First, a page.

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Myeloma – also known as multiple myeloma or myelomatosis – is a cancer of plasma cells in the bone marrow.

How myeloma develops

Normally, new plasma cells are produced to replace old, worn-out cells in an orderly, controlled way. However, in myeloma, the process gets out of control and large numbers of abnormal plasma cells (myeloma cells) are produced. These fill up the bone marrow and interfere with the production of normal white blood cells, red blood cells and platelets. The myeloma cells usually produce a large amount of a single type of abnormal antibody (immunoglobulin). This is known as a paraprotein or M protein. It can’t fight infection effectively and often reduces the production of normal antibodies. Myeloma cells can spread throughout the bone marrow. Too many plasma cells can damage the bone, which causes bone thinning, pain and sometimes fractures. An area of damaged bone is known as a lytic lesion.

Types of myeloma

There are different types of myeloma, which are classified depending on the type of immunoglobulin (Ig) produced by the myeloma cells. The most common type of myeloma is IgG, where the heavy chain of the immunoglobulin is G. The least common type is IgE. The type of myeloma you have doesn’t usually affect the treatment you’re offered but it can influence how the disease will affect you. Around 1 in 3 people have a type of myeloma that produces light chains only. This is calledlight chain or Bence Jones myeloma. A rare type of myeloma called non-secretory myeloma produces little or no immunoglobulin.

Other conditions of the plasma cell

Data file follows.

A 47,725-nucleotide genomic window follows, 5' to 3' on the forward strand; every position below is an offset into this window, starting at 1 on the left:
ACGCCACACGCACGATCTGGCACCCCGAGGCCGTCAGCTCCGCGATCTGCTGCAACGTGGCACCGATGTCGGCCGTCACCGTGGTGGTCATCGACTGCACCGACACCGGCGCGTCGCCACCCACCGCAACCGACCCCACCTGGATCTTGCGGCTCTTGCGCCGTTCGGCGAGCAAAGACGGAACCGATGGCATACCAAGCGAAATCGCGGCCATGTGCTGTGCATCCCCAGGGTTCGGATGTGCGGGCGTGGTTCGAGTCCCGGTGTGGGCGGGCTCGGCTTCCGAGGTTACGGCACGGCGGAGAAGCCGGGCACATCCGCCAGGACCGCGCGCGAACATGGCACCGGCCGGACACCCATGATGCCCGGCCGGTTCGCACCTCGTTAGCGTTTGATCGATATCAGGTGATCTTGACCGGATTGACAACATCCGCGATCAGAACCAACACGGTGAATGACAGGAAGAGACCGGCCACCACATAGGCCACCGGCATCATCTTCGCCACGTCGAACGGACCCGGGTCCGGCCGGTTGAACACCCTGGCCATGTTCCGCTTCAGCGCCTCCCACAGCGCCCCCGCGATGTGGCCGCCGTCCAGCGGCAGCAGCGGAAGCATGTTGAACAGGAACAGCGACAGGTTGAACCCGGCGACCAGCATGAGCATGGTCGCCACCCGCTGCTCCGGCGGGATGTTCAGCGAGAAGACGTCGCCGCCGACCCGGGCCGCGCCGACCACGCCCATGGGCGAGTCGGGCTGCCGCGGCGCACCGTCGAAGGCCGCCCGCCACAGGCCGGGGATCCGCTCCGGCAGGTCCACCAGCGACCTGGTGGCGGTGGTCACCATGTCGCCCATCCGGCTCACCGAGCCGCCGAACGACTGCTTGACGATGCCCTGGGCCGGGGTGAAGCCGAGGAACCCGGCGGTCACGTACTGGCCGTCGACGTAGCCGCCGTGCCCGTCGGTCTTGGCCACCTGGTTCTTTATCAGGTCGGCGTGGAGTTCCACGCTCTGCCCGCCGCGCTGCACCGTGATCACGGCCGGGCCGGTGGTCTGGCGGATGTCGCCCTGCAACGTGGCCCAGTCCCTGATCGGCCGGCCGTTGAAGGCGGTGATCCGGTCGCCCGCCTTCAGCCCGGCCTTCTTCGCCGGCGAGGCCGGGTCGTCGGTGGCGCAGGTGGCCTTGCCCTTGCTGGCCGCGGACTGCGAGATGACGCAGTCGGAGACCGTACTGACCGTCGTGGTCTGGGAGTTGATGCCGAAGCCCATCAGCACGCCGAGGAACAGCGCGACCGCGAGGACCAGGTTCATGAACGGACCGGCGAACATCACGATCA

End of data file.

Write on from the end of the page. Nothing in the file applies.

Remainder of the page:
There are some other conditions that affect the plasma cells and are related to myeloma. They can sometimes develop into myeloma. The two most common are MGUS (monoclonal gammopathy of unknown significance) and smouldering myeloma, which is also known as indolent or asymptomatic myeloma. If you’re diagnosed with either of these conditions, you’ll be monitored with blood tests, but may not need to have any treatment unless the condition progresses and becomes an active or symptomatic myeloma. Our section on MGUS has further information. Sometimes, abnormal plasma cells are found in a bone in only one area of the body. This condition is known as a solitary plasmacytoma. It’s treated with radiotherapy. Some people with solitary plasmacytoma may go on to develop myeloma, so you’ll be regularly monitored with blood tests. Doctors don’t know what causes myeloma but a number of things are known to increase the risk of developing it.

Age

The risk of myeloma increases with age. It’s rare in people under 40 and is most commonly diagnosed after the age of 65.

Race

Myeloma is twice as common in African-Caribbean people than in white people.

Gender

Myeloma is slightly more common in men than women.

Radiation

People who have been exposed to high levels of radiation may have a higher risk. This includes people who work in the nuclear power industry.

Family history

People who have a close family member with myeloma have a slightly increased risk of developing it.

Occupation

It has been suggested that people in certain jobs have an increased risk of myeloma, possibly due to exposure to harmful substances. These include jobs in rubber manufacture, farming, painting and decorating, wood-working, hairdressing and the petro-chemical industries. However, there is very little evidence to support the claim that these occupations carry an increased risk of myeloma.

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